Disgruntled Chiropractor’s Lawsuit for Defamation Dashed After Court Holds Insurance Investigator’s Statements Were Protected
On January 9, 2014, the California Court of Appeals upheld a lower court’s ruling dismissing a chiropractor’s lawsuit against an insurance investigator for defamation. The Plaintiff, Dr. Anthony Hui (“Hui”), was a San Francisco based chiropractor that filed a defamation lawsuit against an insurance investigator, Beth Starbaum. Hui claimed that Starbaum made false statements, that suggested his medical practice was engaged in fraudulent activities, to both the Department of Insurance and to an employee of a local attorney. The local attorney was a major referral source of clients to Hui’s medical practice.
Hui claimed that Starbaum told several local personal injury attorneys not to send clients to him because he was going to be put out of business for running a fraudulent chiropractic practice. Hui also claimed that personal injury attorneys, upon many of whom he allegedly relied on for referrals, independently learned of the false accusations ascribed to him by Starbaum. Hui claimed that as a result of Starbaum’s defamatory statements he experienced a sudden downturn in business and a drastic increase in new business. Hui claimed that his practice suffered and he was forced to stop making his mortgage payments, to file for bankruptcy and to close his chiropractic practice, as a result.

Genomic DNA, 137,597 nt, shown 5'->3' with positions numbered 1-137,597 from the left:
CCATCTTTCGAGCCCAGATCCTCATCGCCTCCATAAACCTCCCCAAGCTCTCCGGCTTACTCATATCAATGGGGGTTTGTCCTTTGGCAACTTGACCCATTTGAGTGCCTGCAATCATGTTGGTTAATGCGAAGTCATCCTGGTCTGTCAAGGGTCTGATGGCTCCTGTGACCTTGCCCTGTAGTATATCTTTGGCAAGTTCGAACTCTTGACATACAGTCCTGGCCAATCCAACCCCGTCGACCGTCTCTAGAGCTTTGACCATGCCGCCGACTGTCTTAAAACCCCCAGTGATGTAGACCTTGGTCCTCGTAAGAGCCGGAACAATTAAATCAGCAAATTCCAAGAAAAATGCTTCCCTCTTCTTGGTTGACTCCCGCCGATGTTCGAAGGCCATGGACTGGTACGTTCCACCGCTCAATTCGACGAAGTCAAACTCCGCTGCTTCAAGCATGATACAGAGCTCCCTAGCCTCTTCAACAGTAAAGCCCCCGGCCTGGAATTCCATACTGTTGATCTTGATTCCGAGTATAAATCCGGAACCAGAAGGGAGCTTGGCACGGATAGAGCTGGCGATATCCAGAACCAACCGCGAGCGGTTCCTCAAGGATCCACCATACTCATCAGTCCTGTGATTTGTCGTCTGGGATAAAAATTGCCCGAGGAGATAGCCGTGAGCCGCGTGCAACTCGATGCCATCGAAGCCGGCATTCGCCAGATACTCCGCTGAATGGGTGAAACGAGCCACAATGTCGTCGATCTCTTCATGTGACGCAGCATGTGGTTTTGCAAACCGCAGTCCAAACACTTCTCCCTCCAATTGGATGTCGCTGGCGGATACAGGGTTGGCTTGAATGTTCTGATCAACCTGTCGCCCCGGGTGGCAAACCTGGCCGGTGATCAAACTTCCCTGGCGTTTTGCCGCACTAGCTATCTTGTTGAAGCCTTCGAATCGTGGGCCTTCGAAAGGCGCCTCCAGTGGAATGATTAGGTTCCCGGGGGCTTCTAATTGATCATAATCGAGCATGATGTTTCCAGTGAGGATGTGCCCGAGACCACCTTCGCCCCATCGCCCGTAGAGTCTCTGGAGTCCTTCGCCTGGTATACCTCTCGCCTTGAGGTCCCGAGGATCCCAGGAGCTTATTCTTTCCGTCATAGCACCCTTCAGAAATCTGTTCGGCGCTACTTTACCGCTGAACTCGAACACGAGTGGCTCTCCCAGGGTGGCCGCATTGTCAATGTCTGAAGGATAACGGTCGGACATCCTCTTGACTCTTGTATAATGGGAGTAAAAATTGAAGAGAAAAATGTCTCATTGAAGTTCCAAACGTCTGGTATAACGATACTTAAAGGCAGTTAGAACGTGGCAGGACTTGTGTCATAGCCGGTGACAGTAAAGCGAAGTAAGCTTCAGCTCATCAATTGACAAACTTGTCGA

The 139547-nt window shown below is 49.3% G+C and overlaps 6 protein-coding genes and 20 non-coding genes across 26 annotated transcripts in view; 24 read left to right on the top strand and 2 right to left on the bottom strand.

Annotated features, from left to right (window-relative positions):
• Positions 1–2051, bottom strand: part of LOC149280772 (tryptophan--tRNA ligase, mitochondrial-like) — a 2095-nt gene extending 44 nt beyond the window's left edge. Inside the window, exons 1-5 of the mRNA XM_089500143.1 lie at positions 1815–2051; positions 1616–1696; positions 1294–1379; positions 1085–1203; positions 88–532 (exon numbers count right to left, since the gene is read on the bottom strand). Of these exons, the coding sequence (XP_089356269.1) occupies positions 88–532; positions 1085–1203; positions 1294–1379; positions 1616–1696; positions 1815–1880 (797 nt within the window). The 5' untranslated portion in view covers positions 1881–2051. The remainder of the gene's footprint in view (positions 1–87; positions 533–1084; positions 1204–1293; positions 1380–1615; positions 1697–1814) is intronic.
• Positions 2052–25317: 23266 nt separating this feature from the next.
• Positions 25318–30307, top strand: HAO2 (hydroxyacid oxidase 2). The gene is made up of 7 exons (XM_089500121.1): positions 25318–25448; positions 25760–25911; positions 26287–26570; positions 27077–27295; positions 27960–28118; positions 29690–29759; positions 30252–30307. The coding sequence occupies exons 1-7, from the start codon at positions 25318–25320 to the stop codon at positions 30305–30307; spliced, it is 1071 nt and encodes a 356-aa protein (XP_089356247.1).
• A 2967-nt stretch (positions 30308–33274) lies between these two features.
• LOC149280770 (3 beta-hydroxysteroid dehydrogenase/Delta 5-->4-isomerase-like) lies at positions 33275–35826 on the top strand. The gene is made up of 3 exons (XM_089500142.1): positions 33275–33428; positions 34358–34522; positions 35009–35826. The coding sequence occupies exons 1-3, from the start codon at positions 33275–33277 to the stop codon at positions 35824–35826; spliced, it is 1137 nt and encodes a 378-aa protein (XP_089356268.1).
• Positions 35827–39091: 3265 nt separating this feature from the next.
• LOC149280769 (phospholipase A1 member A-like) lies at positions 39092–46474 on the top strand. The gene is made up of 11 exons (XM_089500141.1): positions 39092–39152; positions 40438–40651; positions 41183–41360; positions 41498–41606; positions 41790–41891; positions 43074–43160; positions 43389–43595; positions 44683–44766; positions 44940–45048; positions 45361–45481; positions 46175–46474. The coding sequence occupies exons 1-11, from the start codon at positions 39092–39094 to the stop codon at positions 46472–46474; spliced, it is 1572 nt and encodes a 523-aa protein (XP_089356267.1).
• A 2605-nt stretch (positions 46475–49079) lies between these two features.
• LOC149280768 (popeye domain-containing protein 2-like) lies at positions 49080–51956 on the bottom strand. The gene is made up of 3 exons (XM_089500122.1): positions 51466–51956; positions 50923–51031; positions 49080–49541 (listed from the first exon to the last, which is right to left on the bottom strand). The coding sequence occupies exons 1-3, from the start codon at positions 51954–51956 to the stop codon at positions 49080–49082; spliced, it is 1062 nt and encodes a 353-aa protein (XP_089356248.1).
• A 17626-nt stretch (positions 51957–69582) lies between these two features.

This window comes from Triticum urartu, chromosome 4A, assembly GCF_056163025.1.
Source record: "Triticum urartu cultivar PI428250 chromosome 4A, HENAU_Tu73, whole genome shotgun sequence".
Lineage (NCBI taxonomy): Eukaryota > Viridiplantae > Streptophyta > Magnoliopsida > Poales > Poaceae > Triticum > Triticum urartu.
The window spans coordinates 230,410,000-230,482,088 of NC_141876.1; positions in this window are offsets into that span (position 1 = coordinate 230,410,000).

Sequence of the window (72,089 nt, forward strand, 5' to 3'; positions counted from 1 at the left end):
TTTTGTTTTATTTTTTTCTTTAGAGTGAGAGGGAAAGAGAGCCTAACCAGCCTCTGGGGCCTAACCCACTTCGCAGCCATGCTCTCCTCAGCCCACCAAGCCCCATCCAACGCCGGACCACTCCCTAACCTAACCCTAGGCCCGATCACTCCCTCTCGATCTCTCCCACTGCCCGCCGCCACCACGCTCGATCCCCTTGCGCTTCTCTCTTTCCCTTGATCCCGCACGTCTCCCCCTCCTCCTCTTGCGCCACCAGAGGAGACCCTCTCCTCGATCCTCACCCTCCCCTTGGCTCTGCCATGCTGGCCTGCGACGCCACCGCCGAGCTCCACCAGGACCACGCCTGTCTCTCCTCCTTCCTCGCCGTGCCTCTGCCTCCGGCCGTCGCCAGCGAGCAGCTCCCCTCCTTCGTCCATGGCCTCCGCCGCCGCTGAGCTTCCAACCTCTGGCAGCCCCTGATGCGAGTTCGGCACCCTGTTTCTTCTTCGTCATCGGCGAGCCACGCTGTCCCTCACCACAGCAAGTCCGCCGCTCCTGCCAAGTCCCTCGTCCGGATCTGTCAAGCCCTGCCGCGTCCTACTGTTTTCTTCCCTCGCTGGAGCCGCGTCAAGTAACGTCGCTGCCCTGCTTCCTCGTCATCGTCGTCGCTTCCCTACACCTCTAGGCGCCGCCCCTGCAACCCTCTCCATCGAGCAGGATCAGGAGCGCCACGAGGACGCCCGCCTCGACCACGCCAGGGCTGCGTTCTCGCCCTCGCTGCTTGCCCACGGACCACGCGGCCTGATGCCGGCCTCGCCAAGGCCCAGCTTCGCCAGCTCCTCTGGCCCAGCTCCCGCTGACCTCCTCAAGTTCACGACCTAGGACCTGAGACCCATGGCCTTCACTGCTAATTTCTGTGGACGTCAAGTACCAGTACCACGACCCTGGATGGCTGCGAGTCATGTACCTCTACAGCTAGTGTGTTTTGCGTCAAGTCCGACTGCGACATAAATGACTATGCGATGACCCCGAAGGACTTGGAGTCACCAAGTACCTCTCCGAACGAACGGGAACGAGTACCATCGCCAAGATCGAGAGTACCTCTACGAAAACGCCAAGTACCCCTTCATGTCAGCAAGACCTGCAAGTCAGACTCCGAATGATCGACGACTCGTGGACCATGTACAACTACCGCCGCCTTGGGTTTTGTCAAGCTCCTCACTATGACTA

The appeal court agreed with the lower court and found that the statements made by the insurance investigator qualified for an exception to defamation and were protected. Specifically, the court held that California Civil Code Section 47 provided Starbaum with a conditional privilege against defamation because the statements were made without malice and on a subject of mutual interest. The “common interest privilege” applies when both parties to the communication have a common interest and their communication was to protect or further that interest.
Under California law, the tort of defamation involves a (i) a publication that is (ii) false, (iii) defamatory, and (iv) unprivileged, and that (v) has a natural tendency to injure or case special damages. Defamation consists of two torts: libel and slander. Both involve a false statement. The difference between the two, is how the statement is made. Libel involves a false statement made by writing, print, picture or other fixed medium. To the contrary, slander involves a false statement that is spoken or oral, and includes conversations as well as communications by radio.
The attorneys at the Piccuta Law Group, LLP have experience handling claims for defamation. If you or a loved one were damaged by the unwarranted, unprivileged and false statements of another you may be entitled to compensation. Contact one of our attorneys today for a free consultation.